Review of The Mountain Will Fall Album by DJ Shadow

The twenty years that have elapsed since Josh Davis released his début Entroducing make for neat symmetry when considering The Mountain Will Fall, but little else. Widely acknowledged as one of the most influential hip-hop records of all time - a title it might still possess were it not for the release nine years later of J Dilla's Donuts - Davis' sampleadelic master work took the very precepts of music assembly and turned them on its head, but rather than be defined by it, the producer has spent the last two decades trying to keep it's unending fascination very much at a safe distance.

DJ Shadow The Mountain Will Fall Album

It's been five years since his last ride The Less You Know, The Better (Although in shorter form 2014's The Liquid Amber EP helped launch his label of the same name) and whether deliberately or not, The Mountain Will Fall arrives in broadly the same moment as The Avalanches Wildflower, each boasting collaborations with hip hop royalty and both in the roughly adjacent beat science space.

Whilst the Australians have opted for a suitably unhinged (And not in truth entirely coherent) dreamscape/travelogue, Davis himself has gone for the less surreal: Nobody Speak, featuring re-energised veterans Run The Jewels comes sound tracked with what sounds like surf pop twisted around The Gimp's ball gag, cinematic-bold, road music but for those who only want to drive around the concrete jungle. In terms of style this lyrical base is much more of an exception than a rule: Ernie Fresh rhymes over what sounds like scratchy cut ups from a late eighties block party, whilst only G Jones & Bleep Bloop on the bassline stub of Pitter Patter otherwise give the impression that there are any intentful spirits in the machine.

Machines in fact are more where Davis is at, Ableton replacing his previously more organic way of working - at least for the time being. Whilst this will be a relief to any of us who've had to spend their time at a show with only a crate digging obsessive for company playing spot-the-joins, you can't help but feel some of the attendant humanity has been lost in the process. This may seem like an odd concept given that much of his canon was assembled from a carefully managed state of discombobulation, but whilst tracks like Depth Charge, Ghost Town and the layered and multi frequencied California are very much of the dystopian 21st century, that next ingenious drop often hangs unfulfilled in the ether.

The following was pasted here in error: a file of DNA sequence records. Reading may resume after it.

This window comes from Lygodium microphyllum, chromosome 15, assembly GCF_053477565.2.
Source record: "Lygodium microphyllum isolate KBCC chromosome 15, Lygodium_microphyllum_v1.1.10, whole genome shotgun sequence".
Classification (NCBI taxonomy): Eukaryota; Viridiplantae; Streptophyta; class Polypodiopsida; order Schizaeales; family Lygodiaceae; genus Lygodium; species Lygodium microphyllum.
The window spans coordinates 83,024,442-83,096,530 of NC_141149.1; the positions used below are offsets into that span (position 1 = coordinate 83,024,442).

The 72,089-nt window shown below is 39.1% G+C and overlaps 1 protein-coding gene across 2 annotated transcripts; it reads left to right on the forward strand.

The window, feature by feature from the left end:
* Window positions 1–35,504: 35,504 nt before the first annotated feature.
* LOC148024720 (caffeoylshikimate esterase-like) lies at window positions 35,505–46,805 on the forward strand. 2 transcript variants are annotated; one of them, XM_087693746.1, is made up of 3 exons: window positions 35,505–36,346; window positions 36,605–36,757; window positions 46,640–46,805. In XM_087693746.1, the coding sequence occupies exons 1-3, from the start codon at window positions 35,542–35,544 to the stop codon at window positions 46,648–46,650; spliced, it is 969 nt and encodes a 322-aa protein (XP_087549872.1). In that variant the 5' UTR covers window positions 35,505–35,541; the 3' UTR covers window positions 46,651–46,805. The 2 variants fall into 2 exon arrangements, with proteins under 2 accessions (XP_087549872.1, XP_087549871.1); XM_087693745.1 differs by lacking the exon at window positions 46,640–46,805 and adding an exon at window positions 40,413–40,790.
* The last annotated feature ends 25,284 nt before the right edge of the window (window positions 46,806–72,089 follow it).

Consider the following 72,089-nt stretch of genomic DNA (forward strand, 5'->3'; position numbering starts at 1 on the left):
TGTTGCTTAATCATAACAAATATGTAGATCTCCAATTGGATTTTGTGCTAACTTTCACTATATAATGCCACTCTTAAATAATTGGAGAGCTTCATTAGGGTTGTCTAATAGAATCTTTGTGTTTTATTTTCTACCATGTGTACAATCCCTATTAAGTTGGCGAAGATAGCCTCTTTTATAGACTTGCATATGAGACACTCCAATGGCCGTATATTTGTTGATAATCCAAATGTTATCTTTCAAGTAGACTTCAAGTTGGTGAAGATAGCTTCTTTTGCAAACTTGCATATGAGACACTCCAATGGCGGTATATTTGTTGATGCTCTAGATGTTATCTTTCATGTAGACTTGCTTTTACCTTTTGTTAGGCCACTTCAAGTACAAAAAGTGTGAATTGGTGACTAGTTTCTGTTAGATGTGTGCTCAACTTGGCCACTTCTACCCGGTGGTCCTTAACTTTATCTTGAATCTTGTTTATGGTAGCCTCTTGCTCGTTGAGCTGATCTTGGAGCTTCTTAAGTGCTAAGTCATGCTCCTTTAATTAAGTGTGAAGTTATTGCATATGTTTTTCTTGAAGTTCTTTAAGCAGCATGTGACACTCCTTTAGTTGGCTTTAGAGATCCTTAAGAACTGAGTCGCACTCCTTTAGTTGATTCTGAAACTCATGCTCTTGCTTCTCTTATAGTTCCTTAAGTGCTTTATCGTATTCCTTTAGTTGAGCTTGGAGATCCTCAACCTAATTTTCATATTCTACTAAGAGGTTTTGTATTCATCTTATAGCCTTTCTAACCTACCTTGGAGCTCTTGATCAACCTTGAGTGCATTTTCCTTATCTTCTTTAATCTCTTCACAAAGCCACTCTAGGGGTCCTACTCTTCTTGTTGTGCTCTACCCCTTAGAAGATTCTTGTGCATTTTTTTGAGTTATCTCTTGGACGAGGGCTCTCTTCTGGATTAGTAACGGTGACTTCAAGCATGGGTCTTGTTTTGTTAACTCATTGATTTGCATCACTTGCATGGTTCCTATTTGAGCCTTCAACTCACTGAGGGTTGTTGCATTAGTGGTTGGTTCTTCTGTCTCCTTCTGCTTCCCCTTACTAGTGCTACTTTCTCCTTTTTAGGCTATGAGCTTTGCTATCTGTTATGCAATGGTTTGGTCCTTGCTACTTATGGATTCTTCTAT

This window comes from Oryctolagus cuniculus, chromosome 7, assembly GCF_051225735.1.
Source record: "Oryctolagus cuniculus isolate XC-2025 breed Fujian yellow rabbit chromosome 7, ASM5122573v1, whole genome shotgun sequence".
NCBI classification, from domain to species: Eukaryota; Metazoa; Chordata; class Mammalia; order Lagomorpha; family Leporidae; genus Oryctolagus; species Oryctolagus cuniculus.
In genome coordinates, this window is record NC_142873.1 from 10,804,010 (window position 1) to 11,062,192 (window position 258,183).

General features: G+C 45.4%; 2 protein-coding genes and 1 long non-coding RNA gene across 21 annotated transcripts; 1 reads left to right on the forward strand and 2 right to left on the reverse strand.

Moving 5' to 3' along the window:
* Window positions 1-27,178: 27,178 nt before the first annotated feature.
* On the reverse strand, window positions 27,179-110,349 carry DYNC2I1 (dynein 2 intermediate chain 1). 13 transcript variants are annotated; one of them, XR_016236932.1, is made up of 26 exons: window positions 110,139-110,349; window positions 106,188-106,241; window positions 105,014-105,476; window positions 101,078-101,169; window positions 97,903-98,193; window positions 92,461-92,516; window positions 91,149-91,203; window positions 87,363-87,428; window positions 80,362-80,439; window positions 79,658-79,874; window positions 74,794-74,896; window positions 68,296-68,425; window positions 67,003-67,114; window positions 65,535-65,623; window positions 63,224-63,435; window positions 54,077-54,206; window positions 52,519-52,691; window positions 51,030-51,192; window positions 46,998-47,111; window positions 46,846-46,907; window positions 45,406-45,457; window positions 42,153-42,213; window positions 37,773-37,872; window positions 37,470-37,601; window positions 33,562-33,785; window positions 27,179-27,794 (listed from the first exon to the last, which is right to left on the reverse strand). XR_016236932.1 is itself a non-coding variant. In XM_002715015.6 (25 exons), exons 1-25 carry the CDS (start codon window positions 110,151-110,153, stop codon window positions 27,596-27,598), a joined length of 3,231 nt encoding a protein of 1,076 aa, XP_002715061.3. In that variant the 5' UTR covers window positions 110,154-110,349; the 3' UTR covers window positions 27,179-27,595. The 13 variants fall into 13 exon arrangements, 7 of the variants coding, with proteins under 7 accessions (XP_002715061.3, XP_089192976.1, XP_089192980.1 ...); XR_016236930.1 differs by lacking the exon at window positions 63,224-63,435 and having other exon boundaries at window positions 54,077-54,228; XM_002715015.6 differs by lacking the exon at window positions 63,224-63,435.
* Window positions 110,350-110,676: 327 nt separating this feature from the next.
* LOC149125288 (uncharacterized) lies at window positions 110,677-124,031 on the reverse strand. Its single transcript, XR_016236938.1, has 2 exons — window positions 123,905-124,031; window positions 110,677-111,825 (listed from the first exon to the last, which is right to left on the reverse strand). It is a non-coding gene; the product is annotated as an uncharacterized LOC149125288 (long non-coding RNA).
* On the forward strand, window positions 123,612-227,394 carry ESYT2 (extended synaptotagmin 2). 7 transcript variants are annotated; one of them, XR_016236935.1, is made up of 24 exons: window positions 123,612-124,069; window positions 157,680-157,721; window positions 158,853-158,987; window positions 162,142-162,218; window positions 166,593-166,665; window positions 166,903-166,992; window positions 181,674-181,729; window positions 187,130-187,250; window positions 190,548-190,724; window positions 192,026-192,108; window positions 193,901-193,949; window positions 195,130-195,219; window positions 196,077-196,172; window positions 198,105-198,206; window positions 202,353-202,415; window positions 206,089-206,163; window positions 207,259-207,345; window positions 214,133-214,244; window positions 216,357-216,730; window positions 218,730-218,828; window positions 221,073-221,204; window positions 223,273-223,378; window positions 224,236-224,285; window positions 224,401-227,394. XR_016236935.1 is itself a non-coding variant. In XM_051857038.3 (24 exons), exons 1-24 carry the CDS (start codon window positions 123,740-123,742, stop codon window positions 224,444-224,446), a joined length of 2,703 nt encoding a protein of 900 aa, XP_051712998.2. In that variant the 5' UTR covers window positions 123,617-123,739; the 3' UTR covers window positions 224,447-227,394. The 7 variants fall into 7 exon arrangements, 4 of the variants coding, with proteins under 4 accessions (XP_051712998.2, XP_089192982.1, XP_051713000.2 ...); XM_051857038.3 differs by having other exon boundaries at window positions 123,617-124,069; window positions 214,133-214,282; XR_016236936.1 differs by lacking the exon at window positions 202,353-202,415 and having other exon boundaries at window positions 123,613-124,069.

This decision to replace one science for another was a conscious one, as much as choosing to limit the number of guests in order to deliberately flout the current preference for littering work with a coterie of significant others. The roster may be light, but it's the German modern composer Nils Frahm who sparks When The Mountain Fall's moment to most cherish, the Kraftwerkian scales and crunchy, post Boards of Canada breaks of Bergschrund taking the notion of programmable grooves and delivering the FUN in funky, weird but warm, vibrant and impetuous, a post-curation vibe like humans sometimes are.

There's very much a strength of conviction in remaining what you were, but arguably more so in becoming what you want to be and For Josh Davis the past is now not so much a different country but still a state lurking round every corner. On When The Mountain Falls he's made sounds that prove he still has nothing to prove: as an artist no longer chained to any other notion than himself, the possibilities remain endless, if not always ones we fully understand.

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